Not too soon to mull 2012

Senators are dominating the 2008 presidential campaign, but if you are a senator who passed up this race, there is always 2012.

Remember how extraordinary it is for a senator to go to the White House. Only two sitting senators, John F. Kennedy and
Warren Harding, have ever been elected president. Since 1976, only two of the parties’ 16 nominees for president have been sitting senators (Democrat John KerryJohn Forbes KerryJohn Kerry: Democratic debate 'was something of a food fight' Kerry responds to Trump accusation he violated Logan Act: 'Another presidential lie' Mellman: Primary elections aren't general elections MORE and Republican Bob Dole).

Against this recent trend, all three top Democratic candidates — Hillary Rodham Clinton (N.Y.), Barack ObamaBarack Hussein ObamaTrump suggests Sotomayor, Ginsburg should have to recuse themselves on 'Trump related' cases The South Carolina Democratic primary will be decided by black women Do Trump and Sanders hate America? MORE (Ill.) and John Edwards (N.C.) — have been senators, as well as six of the eight who are running. On the Republican side, Sens.
John McCainJohn Sidney McCainSanders says idea he can't work with Republicans is 'total nonsense' GOP casts Sanders as 2020 boogeyman Overnight Defense: GOP lawmaker takes unannounced trip to Syria | Taliban leader pens New York Times op-ed on peace talks | Cheney blasts paper for publishing op-ed MORE (Ariz.) and Sam Brownback (Kan.) are in the race, and everyone is awaiting the entry of former Sen. Fred Thompson (Tenn.) and possibly current Sen. Chuck HagelCharles (Chuck) Timothy HagelAlmost 100 former officials, members of Congress urge Senate action on election security GOP Senate candidate said Republicans have 'dual loyalties' to Israel White House aide moves to lobbying firm MORE (Neb.). And a year ago, we thought that Sens. George Allen (R-Va.), Bill Frist (R-Tenn.), Evan Bayh (D-Ind.), Russ Feingold (D-Wis.), and Barbara BoxerBarbara Levy BoxerFormer Democratic Sen. Barbara Boxer joins DC lobbying firm Hillicon Valley: Ocasio-Cortez clashes with former Dem senator over gig worker bill | Software engineer indicted over Capital One breach | Lawmakers push Amazon to remove unsafe products Ocasio-Cortez blasts former Dem senator for helping Lyft fight gig worker bill MORE (D-Calif.) might run.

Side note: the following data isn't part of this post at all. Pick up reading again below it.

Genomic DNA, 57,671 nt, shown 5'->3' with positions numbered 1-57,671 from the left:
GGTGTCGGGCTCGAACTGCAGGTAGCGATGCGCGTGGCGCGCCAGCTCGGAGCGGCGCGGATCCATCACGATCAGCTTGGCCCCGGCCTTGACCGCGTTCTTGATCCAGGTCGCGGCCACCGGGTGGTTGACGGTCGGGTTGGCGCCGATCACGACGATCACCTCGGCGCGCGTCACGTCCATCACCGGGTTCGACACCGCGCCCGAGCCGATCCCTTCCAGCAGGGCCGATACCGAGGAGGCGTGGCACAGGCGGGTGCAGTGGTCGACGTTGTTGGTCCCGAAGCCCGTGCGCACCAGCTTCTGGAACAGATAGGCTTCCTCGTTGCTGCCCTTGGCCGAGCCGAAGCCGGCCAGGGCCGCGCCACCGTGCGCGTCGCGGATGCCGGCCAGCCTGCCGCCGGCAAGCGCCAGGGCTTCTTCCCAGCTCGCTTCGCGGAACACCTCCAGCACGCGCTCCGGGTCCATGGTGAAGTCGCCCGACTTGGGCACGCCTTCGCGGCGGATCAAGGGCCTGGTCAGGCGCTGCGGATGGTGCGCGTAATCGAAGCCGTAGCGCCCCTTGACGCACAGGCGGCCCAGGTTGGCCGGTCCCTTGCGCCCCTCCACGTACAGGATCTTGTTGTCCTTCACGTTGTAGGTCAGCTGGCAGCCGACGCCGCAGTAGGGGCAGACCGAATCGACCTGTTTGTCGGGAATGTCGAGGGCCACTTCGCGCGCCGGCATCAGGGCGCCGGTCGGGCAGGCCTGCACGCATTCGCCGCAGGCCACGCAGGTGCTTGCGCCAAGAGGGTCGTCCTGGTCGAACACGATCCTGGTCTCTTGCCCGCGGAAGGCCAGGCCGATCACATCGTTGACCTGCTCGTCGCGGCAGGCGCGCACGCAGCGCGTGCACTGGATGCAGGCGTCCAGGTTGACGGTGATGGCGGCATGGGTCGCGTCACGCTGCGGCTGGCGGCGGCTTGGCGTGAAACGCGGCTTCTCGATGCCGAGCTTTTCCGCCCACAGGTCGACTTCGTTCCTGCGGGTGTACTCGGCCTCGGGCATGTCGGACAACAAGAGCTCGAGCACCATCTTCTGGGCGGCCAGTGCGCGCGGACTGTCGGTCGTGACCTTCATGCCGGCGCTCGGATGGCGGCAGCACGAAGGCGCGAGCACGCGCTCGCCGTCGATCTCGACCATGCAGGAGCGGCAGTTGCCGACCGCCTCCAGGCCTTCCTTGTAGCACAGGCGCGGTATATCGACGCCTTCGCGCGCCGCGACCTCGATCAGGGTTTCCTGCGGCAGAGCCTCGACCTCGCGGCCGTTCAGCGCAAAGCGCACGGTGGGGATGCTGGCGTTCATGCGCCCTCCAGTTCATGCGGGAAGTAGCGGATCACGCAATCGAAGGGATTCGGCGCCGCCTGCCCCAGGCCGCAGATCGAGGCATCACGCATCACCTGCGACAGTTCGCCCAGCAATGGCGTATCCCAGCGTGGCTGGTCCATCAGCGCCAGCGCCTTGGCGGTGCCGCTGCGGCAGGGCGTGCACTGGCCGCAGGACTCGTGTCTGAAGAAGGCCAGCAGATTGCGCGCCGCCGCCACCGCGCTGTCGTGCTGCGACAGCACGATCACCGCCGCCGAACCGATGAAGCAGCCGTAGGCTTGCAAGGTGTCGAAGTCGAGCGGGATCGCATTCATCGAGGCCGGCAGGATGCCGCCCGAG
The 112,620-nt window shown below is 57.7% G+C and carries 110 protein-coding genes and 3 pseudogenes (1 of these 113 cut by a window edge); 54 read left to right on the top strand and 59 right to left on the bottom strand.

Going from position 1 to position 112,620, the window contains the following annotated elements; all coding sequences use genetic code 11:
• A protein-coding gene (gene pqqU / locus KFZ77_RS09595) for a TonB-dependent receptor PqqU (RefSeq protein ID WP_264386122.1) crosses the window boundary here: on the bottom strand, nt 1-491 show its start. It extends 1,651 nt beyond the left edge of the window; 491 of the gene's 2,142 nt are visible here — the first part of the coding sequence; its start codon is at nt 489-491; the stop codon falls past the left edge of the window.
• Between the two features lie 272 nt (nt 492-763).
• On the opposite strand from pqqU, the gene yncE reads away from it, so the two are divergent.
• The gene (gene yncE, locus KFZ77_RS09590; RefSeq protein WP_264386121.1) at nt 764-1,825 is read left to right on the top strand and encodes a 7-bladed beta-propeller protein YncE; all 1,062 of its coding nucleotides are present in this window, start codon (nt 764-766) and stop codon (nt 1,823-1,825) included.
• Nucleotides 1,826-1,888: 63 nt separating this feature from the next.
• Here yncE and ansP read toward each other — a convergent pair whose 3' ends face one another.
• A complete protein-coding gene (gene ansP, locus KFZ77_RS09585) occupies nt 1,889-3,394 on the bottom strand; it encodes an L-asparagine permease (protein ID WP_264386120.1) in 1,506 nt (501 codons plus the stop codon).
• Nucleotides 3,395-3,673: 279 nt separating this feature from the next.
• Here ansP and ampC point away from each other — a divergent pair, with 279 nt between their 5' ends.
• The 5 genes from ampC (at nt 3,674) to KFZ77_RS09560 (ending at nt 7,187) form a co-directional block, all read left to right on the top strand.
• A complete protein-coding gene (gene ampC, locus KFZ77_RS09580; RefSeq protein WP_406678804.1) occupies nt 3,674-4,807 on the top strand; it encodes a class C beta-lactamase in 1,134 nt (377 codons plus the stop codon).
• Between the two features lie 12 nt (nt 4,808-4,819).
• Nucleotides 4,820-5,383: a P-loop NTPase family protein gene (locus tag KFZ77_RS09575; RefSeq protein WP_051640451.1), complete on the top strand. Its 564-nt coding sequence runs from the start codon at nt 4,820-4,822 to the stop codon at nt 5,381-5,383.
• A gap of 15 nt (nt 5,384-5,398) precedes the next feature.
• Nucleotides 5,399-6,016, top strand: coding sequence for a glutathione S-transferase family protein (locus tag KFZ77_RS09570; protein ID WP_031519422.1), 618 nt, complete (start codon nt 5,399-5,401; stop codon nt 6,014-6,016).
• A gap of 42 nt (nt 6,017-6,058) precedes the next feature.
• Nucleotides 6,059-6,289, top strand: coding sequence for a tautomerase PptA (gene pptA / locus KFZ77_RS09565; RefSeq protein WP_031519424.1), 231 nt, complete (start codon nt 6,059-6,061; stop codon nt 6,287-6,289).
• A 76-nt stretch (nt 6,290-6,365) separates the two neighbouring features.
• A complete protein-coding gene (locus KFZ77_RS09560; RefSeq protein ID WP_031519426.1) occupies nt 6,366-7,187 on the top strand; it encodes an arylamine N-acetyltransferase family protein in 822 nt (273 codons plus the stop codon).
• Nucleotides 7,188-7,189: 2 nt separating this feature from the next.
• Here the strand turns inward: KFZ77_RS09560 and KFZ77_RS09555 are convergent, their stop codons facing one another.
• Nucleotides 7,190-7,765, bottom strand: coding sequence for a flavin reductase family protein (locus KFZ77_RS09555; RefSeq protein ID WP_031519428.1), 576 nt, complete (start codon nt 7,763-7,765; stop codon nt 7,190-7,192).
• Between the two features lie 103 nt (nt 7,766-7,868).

It is no surprise that senators are interested in the White House. The old adage goes that every senator wakes up, looks in the mirror, and sees a future president of the United States.

The outcome of the 2008 election will open up paths to the White House for a new group of senators.